Police will be given new powers to curb the dangerous use of drones, the government has announced.
Under new legislation officers will be able to force a drone to land, then seize and search it.
However, the proposals themselves were drawn up in response to a consultation which closed months earlier, in September.
“The disruption caused by drones to flights at Gatwick Airport last month was deliberate, irresponsible and calculated, and illegal,” Mr Grayling said.
“When caught, those responsible should face the maximum possible custodial sentence.”
But the carnage at Gatwick – when repeated sightings of drones over three days forced the cancellation of more than 1,000 flights – also showed how new, tougher regulations were needed, he said.
“This incident was a stark example of why we must continue to ensure that drones are used safely and securely.
“The Gatwick incident has reinforced the fact it is crucial our regulatory and enforcement must keep pace with rapid technological change.”
Under the proposed package of measures, the police will be given the power to forcibly land a drone and then seize it, including any data stored inside, if a serious offence has been committed.
The Home Office will also begin work on new technologies which can detect and repel drones around sensitive sites such as airports and prisons.
The exclusion zone around airports, currently set at 1km, will be expanded to 5km, with even longer distances around the ends of runways.
Finally, from November anyone operating a drone will be forced to register and take an online test to prove their ability to safely fly the devices.
Anyone flying a drone who does not land it when ordered to by the police, or does not show their registration allowing them to operate the machines, could be fined up to £100 on the spot.
The aviation minister, Baroness Sugg, said: “Drones have the potential to bring significant benefits and opportunities, but with the speed of technological advancement comes risk, and safety and security must be our top priorities.
“That’s why we are giving the police powers to deal with those using drones irresponsibly.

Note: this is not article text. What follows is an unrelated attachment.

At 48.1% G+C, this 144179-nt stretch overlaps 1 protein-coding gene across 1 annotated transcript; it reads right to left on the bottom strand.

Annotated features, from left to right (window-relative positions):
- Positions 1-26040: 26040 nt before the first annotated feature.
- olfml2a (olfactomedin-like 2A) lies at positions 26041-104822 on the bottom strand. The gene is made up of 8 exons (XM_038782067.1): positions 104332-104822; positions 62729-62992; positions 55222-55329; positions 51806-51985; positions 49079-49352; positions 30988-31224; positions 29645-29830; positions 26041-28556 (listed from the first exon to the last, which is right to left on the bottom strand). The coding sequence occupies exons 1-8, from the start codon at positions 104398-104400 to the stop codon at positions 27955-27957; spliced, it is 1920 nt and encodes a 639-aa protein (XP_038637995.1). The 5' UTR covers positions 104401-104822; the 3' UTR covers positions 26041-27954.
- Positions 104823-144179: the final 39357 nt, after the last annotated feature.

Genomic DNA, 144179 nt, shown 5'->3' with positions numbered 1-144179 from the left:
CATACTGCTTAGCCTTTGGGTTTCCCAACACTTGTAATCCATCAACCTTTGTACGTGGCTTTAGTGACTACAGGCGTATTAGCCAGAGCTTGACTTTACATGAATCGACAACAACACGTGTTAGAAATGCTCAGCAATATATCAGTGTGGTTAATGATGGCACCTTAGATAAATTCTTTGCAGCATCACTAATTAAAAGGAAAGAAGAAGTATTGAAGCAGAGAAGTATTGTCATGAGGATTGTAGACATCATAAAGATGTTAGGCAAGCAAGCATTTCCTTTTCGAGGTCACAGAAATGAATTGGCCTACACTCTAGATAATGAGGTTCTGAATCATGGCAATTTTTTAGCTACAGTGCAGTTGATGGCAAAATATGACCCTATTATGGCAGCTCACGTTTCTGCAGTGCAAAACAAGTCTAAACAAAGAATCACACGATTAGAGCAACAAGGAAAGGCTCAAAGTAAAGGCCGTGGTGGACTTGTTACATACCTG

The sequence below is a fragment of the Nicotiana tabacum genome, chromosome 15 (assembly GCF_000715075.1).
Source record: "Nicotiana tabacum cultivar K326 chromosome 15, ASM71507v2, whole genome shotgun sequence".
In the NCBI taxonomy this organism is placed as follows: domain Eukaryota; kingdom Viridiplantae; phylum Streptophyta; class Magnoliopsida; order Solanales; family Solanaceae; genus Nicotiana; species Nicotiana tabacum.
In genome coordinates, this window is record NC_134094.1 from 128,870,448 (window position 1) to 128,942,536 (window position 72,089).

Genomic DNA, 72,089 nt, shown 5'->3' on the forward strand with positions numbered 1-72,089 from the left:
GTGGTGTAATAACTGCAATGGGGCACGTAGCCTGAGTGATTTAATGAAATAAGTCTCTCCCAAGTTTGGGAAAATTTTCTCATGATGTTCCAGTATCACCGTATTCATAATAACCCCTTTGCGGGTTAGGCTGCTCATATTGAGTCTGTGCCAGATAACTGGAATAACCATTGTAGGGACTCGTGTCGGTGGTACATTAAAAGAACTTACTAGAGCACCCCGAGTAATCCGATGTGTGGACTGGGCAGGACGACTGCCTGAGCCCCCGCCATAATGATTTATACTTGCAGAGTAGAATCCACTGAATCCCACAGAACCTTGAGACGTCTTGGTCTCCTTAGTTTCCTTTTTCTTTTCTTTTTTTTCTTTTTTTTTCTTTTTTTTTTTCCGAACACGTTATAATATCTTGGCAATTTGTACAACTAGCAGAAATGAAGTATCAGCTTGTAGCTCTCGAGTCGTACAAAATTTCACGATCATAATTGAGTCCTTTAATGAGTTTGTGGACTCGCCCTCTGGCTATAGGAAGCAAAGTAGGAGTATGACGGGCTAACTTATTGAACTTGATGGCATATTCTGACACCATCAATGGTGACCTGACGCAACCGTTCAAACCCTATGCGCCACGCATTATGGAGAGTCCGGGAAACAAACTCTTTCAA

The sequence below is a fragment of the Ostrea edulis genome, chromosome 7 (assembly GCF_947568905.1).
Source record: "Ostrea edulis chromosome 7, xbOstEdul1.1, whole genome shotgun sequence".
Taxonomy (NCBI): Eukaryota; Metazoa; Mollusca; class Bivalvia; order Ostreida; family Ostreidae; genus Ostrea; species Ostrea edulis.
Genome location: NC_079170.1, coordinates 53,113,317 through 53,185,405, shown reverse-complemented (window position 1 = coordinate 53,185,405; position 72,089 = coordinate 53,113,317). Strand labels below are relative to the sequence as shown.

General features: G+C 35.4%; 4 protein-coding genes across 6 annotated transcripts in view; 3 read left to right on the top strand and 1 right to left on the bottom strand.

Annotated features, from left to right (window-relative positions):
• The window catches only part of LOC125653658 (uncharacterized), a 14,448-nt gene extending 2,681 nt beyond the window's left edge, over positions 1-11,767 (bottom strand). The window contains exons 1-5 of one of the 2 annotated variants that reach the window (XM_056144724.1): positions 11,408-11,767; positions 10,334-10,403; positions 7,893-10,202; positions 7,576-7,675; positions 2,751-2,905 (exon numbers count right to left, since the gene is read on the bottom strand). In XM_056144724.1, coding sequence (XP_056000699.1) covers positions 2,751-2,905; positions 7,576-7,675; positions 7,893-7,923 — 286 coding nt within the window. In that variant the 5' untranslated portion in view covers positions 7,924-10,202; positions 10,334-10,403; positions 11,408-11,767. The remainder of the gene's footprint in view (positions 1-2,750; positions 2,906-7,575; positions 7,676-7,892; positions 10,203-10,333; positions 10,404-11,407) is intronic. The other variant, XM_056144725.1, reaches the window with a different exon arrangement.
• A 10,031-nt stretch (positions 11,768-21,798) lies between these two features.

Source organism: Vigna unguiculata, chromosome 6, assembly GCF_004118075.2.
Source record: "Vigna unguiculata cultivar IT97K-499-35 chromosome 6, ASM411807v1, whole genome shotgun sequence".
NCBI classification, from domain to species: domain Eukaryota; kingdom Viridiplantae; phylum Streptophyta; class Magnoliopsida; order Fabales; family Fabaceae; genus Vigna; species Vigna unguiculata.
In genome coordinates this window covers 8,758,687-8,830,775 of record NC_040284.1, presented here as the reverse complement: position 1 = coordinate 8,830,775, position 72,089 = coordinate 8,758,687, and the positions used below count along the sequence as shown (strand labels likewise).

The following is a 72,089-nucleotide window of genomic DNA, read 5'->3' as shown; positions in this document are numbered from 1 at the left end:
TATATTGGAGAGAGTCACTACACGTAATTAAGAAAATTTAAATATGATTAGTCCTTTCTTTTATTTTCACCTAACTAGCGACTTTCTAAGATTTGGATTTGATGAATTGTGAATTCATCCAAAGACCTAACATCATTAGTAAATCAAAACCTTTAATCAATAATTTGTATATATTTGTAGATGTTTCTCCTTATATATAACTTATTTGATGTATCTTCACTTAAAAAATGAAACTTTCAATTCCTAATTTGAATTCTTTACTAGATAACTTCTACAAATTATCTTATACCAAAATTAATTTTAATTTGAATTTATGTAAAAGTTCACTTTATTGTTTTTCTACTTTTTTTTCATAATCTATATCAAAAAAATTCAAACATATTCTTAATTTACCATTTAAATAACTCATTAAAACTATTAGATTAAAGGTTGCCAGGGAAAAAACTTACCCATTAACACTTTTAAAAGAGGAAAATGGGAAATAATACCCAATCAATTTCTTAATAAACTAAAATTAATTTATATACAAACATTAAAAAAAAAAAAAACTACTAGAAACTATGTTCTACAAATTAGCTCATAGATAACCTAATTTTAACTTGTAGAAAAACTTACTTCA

“Along with additional safety measures these will help ensure the potential of this technology is harnessed in a responsible and safe way.”
But the shadow transport secretary, Andy McDonald, castigated Mr Grayling’s handling of the incident and said the new measures announced were not nearly enough.
“Announcing the end of a consultation exercise doesn’t constitute action, nor does it go anyway towards restoring confidence in his capabilities,” he said in the Commons.
“[Mr Grayling’s] statement only serves to highlight the damage his dithering and delaying has caused.
“The government’s approach to drones has been chaotic and the industry clearly has no faith in his ability to deal with serious incidents.”
Sussex Police are still investigating the drone fiasco at Gatwick in December but have not yet identified who was behind the sustained attack.
A man and woman who lived just five miles from the West Sussex airport were arrested but later released without charge and given an apology by the force’s chief constable.
Detectives are continuing to investigate “relevant sightings” from 115 witnesses – 93 of whom are described as “credible” – including airport staff, police officers and a pilot.
Gatwick and Heathrow airports have already decided to invest millions of pounds into anti-drone technology in an effort to stop a repeat of the chaos in the build-up to Christmas.
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